"I, too, sing America," writes the twentieth-century African American poet Langston Hughes in his well known poem "I, Too." And he concludes the poem: "I, too, am America." Clearly, Hughes in "I, Too" is responding to Whitman’s presentation of himself in "Song of Myself" and many other poems as the incarnation of "America." Can a white man of the 19th-century represent all of America? Arguably, it is a mark of Whitman’s poetical genius that he can seem to subsume all of America into Leaves of Grass, that he can claim such representativeness. In fact, in "Song of Myself" he not only declares his sympathy for the fugitive slave, he also claims to be the fugitive slave: "I am the hounded slave, I wince at the bite of the dogs" (stanza 33). Is Whitman being presumptuous here in proclaiming himself the slave? Has he merely appropriated the slave, or should we take his declaration of slave identity as a magisterial act of sympathy and empathy? (For fuller backgrounds and considerations of this issue, see the related site Whitman and Slavery). By implicitly reminding readers of the material facts of Whitman’s whiteness and Hughes’ blackness, Hughes' "I, Too" seems to suggest that Hughes resents Whitman’s claims of representativeness.

But there is another way of thinking about Hughes' response to Whitman in "I, Too." Rather than harboring a specific anger at Whitman, whose poetry in fact had a major influence on Hughes’ own poetry, the poem can be read as expressing an anger at the ways in which the canonization of a Whitmanian tradition of the "American" poet risks leaving African American poets and perspectives out of the larger tapestry of American literature. But let us imagine that well before Hughes began writing his poems of America, that right around the time Whitman wrote the first edition of Leaves of Grass (1855), there was also an African American writer working on his own epic presentation of America and American poetry. What might such a poetic volume look like? What sorts of challenges would the existence of such a volume pose to our "consensus" thinking about what it means to be a poet of America? To our thinking about American poetic traditions? How might "America" be presented in such a volume? What sort of poetical persona would such a poet adopt? What sorts of poetical tropes and practices?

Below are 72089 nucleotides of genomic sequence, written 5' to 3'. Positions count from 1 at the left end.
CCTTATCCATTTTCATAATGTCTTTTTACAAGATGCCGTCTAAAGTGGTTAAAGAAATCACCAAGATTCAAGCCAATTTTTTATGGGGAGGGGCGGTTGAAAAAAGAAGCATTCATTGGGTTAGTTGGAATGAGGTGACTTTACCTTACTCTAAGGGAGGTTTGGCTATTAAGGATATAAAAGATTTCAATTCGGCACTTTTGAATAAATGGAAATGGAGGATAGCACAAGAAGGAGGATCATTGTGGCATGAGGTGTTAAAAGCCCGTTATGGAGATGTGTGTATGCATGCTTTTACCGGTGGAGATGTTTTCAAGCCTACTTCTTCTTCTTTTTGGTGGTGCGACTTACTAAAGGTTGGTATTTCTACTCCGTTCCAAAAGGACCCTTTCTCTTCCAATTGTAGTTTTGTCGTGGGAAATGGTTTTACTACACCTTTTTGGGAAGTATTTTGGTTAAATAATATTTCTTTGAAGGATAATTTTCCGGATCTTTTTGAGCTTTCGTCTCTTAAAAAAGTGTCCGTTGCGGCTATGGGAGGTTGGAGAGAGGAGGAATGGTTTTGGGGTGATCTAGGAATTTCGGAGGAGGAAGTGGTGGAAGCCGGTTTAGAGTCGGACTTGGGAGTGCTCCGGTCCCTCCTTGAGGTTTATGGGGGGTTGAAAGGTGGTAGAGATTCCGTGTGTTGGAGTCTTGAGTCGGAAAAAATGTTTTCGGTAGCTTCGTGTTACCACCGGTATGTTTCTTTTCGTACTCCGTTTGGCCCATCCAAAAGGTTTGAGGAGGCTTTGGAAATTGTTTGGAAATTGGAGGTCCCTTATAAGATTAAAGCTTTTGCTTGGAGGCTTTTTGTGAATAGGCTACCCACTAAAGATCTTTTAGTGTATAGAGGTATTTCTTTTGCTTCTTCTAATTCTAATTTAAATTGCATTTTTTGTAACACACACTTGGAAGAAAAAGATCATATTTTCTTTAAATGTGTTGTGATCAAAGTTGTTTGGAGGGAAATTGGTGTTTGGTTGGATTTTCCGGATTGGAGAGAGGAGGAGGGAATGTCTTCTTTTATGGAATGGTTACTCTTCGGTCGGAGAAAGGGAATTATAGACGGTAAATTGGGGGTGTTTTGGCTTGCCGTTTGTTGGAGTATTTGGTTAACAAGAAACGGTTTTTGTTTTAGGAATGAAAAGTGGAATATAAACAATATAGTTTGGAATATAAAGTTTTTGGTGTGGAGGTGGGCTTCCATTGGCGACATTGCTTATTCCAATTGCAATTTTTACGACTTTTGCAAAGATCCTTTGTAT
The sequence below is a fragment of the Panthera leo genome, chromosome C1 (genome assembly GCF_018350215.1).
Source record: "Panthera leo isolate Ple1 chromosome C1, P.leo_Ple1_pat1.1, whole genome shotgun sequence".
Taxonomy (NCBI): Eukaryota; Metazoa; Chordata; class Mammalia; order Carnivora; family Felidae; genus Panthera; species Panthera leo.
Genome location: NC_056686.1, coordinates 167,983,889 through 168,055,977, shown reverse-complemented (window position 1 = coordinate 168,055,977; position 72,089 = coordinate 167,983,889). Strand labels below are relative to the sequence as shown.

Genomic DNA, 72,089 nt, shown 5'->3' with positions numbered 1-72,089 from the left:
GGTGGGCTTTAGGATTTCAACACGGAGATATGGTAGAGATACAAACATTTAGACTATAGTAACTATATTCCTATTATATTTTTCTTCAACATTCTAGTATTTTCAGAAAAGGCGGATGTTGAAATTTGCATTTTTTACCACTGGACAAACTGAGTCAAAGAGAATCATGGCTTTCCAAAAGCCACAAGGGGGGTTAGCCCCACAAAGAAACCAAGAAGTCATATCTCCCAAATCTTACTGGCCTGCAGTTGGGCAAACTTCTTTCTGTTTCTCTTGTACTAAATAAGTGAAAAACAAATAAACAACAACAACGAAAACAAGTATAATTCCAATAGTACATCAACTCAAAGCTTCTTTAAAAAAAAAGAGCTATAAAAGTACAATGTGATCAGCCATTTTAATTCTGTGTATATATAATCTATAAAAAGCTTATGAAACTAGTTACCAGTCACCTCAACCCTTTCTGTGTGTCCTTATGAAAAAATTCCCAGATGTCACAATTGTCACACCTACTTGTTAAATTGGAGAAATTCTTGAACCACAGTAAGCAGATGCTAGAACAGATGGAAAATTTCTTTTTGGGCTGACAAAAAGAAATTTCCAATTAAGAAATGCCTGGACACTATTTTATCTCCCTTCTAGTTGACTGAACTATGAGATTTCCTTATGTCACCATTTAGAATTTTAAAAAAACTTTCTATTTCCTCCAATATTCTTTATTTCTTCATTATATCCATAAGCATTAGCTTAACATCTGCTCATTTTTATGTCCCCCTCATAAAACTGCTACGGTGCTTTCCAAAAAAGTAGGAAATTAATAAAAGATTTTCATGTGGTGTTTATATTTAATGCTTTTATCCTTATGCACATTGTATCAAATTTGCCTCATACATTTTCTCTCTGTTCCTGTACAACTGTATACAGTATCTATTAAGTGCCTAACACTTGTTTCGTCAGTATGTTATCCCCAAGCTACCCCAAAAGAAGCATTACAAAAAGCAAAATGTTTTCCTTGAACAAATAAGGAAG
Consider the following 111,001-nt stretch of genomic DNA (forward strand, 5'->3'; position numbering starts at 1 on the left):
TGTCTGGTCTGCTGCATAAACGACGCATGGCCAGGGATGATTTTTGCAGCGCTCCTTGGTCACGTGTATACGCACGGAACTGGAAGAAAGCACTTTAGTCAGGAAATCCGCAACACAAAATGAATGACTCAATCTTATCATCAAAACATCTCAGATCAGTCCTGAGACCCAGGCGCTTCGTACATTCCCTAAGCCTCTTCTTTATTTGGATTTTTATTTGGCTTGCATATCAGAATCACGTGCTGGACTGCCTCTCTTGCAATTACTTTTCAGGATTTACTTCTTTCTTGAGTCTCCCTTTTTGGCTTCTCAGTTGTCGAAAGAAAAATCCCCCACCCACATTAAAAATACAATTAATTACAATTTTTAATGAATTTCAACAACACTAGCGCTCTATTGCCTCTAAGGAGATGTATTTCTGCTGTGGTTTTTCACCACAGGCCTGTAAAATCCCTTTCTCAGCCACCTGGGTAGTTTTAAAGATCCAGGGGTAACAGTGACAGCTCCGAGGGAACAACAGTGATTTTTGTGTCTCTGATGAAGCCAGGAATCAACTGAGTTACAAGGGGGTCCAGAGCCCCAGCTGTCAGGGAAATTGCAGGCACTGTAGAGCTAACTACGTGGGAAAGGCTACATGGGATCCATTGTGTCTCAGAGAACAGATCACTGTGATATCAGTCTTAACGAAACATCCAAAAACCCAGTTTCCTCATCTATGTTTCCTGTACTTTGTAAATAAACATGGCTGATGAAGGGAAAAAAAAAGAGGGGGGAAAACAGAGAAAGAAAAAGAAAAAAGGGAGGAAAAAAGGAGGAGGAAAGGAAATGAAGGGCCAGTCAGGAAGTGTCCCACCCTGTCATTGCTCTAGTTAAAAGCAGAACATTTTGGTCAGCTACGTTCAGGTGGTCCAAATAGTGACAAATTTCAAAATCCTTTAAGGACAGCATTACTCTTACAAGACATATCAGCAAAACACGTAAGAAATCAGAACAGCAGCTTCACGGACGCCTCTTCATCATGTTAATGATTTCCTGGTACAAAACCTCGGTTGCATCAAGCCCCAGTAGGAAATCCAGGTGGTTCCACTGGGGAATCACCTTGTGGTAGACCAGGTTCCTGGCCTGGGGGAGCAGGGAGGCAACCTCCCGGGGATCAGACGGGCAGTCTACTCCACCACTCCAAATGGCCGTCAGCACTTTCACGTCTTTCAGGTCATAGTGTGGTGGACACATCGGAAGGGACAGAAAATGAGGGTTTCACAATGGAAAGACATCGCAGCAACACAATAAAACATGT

These are of course hypothetical questions with an infinitude of hypothetical answers. But the surprising fact is that there was such a volume of poems published just two years before Whitman’s first edition of Leaves of Grass: James Monroe Whitfield’s America and Other Poems (1853), which includes the long, "epic" poem "America." Authored by a relatively poor and unknown African American barber and political activist, the volume has been out of print since its initial publication in 1853. This site presents the first annotated edition of Whitfield’s neglected poetic volume, and thus, in the spirit of Hughes' "I, Too," allows us to reconsider the American poetical epic from an African American perspective and thus to look at Whitman’s achievement (and possible blindnesses) with a fresh critical eye.

Because Whitfield is relatively obscure, the large goal of this site is to make available materials relevant to a consideration of Whitfield’s artistic achievement. Users of this site will find a biographical overview of Whitfield, samplings from the relatively few critical responses to his poetry (along with a bibliography), and background materials that allow for a fuller contextualization of Whitfield’s poetry in relation to his emerging commitment to black emigrationism. But in the spirit of Hughes’ "I, Too," the site, by its placement within a larger teaching site on Whitman, encourages a comparative reading of Whitfield’s America and Whitman’s Leaves, with the hope that such comparative reading will bring new insights into both Whitfield’s and Whitman’s efforts to "sing" America.

My thanks to Geoffrey Schramm for his invaluable assistance in setting up this site initially, and to Lara Vetter for the site redesign. Please send your questions, comments, and suggestions to Robert S. Levine. The image of the map appearing on the front page of this website is taken from Henry Mayer's All On Fire: William Lloyd Garrison and the Abolition of Slavery (New York: St. Martin's Press, 1998).

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